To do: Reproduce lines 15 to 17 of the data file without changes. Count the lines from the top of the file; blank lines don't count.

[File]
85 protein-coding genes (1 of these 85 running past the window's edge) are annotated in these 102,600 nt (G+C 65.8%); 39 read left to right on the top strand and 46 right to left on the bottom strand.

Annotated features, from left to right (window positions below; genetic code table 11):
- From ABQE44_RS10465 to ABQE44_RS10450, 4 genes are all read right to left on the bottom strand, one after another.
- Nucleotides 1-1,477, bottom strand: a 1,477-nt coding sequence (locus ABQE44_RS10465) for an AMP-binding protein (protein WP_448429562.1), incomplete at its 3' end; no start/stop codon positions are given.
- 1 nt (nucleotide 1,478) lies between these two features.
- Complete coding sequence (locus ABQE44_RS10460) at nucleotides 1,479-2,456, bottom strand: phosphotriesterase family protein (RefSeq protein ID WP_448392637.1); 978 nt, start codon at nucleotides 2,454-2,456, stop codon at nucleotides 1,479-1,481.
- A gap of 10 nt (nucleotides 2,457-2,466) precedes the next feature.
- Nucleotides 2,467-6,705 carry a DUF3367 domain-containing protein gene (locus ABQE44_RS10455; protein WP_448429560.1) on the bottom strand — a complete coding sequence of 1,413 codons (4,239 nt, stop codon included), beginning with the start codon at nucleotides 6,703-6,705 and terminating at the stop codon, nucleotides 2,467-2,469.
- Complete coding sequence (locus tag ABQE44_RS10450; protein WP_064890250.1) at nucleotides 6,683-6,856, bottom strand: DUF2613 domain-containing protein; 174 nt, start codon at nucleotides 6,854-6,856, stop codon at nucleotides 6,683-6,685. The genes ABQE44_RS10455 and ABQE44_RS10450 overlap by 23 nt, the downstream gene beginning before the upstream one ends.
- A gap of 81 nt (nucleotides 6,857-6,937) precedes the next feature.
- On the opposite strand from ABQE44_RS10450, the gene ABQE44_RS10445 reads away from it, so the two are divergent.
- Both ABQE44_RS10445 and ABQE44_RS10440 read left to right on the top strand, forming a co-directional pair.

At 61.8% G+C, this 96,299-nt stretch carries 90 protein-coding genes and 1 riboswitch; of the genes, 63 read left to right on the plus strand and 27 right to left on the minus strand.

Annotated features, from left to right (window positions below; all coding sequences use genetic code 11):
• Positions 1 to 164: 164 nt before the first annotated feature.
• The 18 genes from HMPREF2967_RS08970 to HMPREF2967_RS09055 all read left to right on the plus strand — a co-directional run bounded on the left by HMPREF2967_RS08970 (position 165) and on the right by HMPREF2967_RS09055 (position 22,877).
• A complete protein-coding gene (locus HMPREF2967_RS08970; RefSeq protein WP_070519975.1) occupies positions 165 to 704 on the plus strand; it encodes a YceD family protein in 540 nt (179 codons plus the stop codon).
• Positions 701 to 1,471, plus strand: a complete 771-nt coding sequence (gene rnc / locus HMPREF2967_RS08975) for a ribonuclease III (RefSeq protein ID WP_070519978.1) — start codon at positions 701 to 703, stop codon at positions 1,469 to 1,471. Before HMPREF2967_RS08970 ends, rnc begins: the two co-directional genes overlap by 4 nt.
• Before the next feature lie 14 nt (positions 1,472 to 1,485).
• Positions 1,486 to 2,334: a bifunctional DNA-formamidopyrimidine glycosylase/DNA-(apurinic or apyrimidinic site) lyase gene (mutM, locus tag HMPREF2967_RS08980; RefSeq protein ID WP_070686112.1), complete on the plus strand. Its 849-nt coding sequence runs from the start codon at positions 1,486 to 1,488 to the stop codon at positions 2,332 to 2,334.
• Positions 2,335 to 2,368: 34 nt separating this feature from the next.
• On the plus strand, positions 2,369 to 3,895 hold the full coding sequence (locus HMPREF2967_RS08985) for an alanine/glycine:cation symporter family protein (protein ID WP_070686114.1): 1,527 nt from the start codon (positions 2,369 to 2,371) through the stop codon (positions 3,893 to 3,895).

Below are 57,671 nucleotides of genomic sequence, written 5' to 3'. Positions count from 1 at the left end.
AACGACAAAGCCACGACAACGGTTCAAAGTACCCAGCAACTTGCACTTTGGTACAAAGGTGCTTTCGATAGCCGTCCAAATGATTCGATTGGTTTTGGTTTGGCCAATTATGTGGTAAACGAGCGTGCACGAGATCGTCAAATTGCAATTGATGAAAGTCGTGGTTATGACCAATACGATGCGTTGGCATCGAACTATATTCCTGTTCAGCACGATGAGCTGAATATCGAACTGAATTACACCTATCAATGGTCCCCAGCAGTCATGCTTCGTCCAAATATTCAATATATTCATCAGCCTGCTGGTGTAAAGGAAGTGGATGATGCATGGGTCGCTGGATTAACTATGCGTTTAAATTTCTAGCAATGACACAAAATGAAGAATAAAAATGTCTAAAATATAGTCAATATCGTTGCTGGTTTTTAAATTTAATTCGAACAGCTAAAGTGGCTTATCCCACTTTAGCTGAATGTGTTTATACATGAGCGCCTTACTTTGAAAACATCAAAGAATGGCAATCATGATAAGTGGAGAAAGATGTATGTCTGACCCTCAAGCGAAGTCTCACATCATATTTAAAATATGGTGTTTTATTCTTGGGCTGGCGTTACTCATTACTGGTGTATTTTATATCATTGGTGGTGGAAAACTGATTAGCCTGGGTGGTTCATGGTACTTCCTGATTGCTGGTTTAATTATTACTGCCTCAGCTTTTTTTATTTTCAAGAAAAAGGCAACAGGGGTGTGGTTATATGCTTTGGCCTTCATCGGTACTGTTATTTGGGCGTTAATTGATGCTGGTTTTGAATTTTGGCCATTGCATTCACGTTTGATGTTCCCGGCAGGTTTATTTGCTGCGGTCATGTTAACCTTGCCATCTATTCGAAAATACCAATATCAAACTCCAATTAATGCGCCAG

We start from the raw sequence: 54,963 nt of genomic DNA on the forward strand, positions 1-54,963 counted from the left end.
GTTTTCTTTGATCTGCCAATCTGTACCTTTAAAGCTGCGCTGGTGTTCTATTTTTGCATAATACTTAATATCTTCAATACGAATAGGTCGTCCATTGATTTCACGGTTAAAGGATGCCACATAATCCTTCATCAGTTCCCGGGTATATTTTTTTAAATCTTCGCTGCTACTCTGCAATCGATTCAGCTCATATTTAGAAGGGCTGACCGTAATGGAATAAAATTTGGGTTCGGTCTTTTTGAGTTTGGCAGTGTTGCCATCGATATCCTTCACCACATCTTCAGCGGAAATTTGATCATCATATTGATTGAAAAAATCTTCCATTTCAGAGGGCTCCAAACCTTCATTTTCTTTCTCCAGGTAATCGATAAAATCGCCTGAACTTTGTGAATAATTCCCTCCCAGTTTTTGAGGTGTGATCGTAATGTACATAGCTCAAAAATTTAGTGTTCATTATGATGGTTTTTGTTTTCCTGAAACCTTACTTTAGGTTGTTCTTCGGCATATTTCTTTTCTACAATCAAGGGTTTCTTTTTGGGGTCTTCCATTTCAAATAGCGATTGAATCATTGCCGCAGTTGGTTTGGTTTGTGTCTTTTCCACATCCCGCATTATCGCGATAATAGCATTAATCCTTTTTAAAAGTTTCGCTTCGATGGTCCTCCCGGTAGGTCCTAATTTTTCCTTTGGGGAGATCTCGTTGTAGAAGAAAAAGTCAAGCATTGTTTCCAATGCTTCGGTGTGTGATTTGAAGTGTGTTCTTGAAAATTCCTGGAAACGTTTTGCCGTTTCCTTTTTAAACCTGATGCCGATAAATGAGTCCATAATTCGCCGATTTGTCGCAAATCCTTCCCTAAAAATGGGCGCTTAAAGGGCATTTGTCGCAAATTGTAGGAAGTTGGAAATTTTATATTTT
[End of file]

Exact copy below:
• Positions 1 to 164: 164 nt before the first annotated feature.
• The 18 genes from HMPREF2967_RS08970 to HMPREF2967_RS09055 all read left to right on the plus strand — a co-directional run bounded on the left by HMPREF2967_RS08970 (position 165) and on the right by HMPREF2967_RS09055 (position 22,877).
• A complete protein-coding gene (locus HMPREF2967_RS08970; RefSeq protein WP_070519975.1) occupies positions 165 to 704 on the plus strand; it encodes a YceD family protein in 540 nt (179 codons plus the stop codon).